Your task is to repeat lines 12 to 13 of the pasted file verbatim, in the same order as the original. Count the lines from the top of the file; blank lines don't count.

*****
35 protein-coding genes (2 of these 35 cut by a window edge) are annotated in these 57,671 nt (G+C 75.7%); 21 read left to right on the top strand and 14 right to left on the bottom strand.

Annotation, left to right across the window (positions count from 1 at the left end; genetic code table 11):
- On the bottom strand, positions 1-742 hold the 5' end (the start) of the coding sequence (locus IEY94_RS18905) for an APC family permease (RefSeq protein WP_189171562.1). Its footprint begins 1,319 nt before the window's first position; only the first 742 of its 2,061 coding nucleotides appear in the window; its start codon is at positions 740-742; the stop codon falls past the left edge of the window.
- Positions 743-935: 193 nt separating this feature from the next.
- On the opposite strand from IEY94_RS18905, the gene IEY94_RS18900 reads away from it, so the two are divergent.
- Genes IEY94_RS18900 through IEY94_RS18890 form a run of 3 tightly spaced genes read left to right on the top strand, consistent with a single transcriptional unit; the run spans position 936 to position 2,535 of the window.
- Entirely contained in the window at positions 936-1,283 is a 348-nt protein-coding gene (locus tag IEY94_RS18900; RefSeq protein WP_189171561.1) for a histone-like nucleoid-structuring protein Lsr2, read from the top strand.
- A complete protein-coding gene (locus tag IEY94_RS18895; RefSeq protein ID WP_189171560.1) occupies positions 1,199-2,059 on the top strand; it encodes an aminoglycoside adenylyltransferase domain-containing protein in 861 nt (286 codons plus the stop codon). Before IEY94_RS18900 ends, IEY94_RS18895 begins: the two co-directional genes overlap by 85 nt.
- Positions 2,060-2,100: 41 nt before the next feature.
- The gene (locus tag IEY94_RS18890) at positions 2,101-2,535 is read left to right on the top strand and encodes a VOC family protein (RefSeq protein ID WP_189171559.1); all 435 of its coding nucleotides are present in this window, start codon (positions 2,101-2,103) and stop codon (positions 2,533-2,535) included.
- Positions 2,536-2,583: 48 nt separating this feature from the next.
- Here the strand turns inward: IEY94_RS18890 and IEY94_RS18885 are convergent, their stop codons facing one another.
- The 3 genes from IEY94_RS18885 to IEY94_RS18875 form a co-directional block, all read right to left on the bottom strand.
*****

- Here the strand turns inward: IEY94_RS18890 and IEY94_RS18885 are convergent, their stop codons facing one another.
- The 3 genes from IEY94_RS18885 to IEY94_RS18875 form a co-directional block, all read right to left on the bottom strand.